Year : 2016 | Volume
: 27 | Issue : 2 | Page : 113--114
Dental stem cells: Hope or hype?
Division of Diagnostics, Centre for DNA Fingerprinting and Diagnostics, 4-1-714, Tuljaguda Complex, Mozamzahi Road, Nampally, Hyderabad - 500 001, Telangana, India
Division of Diagnostics, Centre for DNA Fingerprinting and Diagnostics, 4-1-714, Tuljaguda Complex, Mozamzahi Road, Nampally, Hyderabad - 500 001, Telangana
|How to cite this article:|
Dalal A. Dental stem cells: Hope or hype?.Indian J Dent Res 2016;27:113-114
|How to cite this URL:|
Dalal A. Dental stem cells: Hope or hype?. Indian J Dent Res [serial online] 2016 [cited 2022 May 24 ];27:113-114
Available from: https://www.ijdr.in/text.asp?2016/27/2/113/183118
Stem cells have been fascinating for scientists due to their ability to give rise to a highly specialized cell type or organism and their almost endless self-renewal potential. Research on stem cells is advancing our knowledge of how a whole organism develops from a single cell and how damaged cells get replaced by healthy cells in adult organisms. This promising area of science is also leading scientists to investigate the possibility of cell-based therapies to treat disease. Stem cell research and therapy present new hope as an exciting therapeutic option for patients, good future prospect for scientists, and new opportunity of profitable business for entrepreneurs. However, research on stem cells raises many ethical and scientific questions as rapidly as it generates new discoveries.
Stem cells are progenitor or precursor cells that are capable of self-renewal and multilineage differentiation. Stem cells can be broadly divided into embryonic, adult, and induced pluripotent stem cells. Embryonic stem cells are capable of multilineage differentiation. These are cells from inner cell mass of embryo that can give rise to whole organism. Adult stem cells are multipotent stem cells that can be derived from different kind of tissues such as umbilical cord, amniotic fluid, bone marrow, liver, cornea, pancreas, dental pulp, and adipose tissue. Induced pluripotent stem cells are engineered stem cells in vitro by morphogens or growth factors and a scaffold guide for cell growth.
Stem cells from oral or maxillofacial region contain mesenchymal stem cells. Different types of dental stem cells have been isolated and characterized. Depending upon the origin of cells, they are classified as dental pulp, exfoliated deciduous teeth, apical papilla, periodontal, and follicle progenitor stem cells.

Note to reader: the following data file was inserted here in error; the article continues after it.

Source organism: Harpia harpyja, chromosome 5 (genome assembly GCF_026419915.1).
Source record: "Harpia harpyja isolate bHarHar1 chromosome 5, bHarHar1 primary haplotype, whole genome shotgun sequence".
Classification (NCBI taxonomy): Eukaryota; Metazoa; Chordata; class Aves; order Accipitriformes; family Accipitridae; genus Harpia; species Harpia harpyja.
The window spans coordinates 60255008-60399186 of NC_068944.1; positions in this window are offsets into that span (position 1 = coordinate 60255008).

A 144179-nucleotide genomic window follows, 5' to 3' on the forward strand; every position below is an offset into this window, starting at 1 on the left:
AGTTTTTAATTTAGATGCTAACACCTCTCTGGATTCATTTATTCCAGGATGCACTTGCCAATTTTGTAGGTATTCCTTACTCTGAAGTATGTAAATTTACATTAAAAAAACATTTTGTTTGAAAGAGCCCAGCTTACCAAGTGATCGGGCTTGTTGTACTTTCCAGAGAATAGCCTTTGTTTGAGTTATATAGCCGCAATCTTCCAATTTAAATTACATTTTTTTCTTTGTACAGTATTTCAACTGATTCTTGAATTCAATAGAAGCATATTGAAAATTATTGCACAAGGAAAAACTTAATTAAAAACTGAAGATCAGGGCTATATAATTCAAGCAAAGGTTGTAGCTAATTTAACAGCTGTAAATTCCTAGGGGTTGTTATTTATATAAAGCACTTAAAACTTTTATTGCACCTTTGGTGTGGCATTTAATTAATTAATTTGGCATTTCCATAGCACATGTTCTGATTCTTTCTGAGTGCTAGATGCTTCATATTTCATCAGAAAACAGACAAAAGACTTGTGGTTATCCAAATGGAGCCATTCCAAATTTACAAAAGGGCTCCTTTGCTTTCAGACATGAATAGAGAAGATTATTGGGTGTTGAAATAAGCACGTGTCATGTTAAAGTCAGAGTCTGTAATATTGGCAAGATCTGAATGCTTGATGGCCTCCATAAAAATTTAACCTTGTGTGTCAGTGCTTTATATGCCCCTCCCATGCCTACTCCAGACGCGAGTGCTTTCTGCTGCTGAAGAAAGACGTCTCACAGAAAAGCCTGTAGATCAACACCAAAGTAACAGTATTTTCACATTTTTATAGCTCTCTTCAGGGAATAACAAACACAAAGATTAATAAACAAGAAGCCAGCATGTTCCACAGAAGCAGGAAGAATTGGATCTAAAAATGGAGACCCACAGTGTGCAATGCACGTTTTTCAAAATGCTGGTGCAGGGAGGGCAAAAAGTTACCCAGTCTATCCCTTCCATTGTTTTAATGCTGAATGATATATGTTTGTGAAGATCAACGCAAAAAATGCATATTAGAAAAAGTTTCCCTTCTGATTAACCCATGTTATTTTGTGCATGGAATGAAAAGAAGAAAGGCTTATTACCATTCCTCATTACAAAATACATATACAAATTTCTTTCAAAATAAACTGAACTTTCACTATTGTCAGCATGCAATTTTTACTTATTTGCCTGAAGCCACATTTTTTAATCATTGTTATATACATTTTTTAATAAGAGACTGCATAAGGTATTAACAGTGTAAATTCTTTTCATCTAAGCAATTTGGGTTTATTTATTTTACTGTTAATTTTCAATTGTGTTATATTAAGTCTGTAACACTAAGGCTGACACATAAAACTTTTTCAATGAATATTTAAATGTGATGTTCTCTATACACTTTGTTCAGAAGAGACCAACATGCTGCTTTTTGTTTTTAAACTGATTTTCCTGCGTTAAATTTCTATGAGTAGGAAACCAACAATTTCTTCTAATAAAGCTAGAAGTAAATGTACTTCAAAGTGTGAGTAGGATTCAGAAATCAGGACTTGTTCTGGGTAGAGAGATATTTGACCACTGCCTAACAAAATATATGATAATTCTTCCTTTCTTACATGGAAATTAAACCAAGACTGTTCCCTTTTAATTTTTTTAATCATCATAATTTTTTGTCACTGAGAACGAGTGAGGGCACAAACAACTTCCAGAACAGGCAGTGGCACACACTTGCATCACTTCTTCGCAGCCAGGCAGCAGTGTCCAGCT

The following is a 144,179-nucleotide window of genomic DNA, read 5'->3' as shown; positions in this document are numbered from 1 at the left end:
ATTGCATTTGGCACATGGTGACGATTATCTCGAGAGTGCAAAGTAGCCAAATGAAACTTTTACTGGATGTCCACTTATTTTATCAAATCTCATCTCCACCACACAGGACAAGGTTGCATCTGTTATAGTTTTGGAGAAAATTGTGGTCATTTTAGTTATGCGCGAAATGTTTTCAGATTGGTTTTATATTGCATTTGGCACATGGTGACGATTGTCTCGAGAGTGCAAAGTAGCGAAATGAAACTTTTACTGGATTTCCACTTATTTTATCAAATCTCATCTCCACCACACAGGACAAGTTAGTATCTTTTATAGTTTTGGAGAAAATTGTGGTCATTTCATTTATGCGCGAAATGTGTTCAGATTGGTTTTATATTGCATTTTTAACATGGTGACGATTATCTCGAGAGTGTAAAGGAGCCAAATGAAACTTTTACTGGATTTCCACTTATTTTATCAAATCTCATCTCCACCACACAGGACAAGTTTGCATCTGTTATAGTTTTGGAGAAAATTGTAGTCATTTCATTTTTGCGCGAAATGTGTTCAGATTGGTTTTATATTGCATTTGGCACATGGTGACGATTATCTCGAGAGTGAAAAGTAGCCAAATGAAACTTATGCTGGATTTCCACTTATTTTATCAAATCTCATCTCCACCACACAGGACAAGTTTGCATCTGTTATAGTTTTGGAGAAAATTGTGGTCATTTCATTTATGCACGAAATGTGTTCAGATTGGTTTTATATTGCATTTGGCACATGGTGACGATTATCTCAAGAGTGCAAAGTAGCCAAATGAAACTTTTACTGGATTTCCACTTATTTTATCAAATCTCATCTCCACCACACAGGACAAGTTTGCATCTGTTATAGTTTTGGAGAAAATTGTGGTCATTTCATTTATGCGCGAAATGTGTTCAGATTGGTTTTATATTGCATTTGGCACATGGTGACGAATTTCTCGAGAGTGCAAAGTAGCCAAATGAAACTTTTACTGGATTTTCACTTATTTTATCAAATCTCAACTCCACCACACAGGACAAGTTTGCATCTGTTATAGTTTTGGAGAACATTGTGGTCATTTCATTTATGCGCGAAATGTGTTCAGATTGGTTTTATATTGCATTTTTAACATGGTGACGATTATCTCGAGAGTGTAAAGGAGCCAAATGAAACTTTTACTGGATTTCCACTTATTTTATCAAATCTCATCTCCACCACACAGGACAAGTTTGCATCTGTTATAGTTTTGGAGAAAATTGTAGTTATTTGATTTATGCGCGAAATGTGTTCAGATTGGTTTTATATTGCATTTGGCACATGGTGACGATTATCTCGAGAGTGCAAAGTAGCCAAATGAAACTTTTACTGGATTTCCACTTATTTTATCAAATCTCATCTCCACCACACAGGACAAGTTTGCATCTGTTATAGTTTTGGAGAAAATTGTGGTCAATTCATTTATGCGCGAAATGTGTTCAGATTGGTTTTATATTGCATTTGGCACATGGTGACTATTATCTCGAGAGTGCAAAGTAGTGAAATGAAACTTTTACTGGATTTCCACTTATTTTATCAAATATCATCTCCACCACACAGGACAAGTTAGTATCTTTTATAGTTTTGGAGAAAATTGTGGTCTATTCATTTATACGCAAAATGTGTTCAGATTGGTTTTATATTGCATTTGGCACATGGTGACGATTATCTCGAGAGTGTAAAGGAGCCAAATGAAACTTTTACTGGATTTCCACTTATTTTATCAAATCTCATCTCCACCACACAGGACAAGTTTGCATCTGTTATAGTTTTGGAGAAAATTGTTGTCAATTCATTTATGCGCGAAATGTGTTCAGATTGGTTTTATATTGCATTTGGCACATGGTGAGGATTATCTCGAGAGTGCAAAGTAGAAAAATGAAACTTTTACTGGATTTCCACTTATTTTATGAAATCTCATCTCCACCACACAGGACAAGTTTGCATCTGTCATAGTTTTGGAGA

This is an interesting time for dentistry professionals to see the dental stem cell research and therapy reaching new heights in the field of regenerative medicine. Advancements in the past years based on research in dental stem cells show immense potential in regenerative therapy not only for damaged dentin, pulp, periodontal, and whole tooth but also in repair of craniofacial defects. To translate stem cell therapy from laboratory to clinic, intensive research is needed in major areas. Autologous stem cells from patients are ideal for patient treatment as there is no immune rejection, but isolation and expansion are time-consuming; whereas preexisting allogenic cell lines and organ culture are good source, but immunological reactions remain a question. Similarly, tissue regeneration in vitro is a complex procedure involving not only culture conditions but also various signaling molecules for guiding cell growth and expansion and the need for a framework on which the tissue can grow. Significant research is needed to get clarity on role played by these molecules, their appropriate combination, and their sequence and time frame for predictable results. To generate whole organ structure, scaffold is prerequisite. They can be natural or synthetic, but fabrication of natural matrix structure requires extensive research for maintaining characteristics of stem cell, providing nutrients, and allowing appropriate differentiation.
Beside bone marrow transplantation, all other therapy that can be provided by stem cells is in infantile stage in laboratory and should not be considered for clinical use. Many clinical trials for assessment of effect of stem cells in heart disease, Parkinson's disease, spinal cord injury, and blindness are going on. Stem cells hold immense promises, but there are several technical hurdles that need to be crossed before transiting this novel therapy from laboratory to clinic. As it happens with any new discovery, a number of companies are offering to bank the stem cells from cord blood or dental tissue for future use. However, we are not yet sure of their ultimate utility; hence, it will not be pertinent for medical fraternity to advice for this kind of private storage of stem cells, especially in resource-poor setting like ours. The need of the hour is collaboration between basic scientists and clinicians for development of simple, efficient, clinically feasible, and cost-effective therapeutic methods for patients who are the chief beneficiaries of this innovation.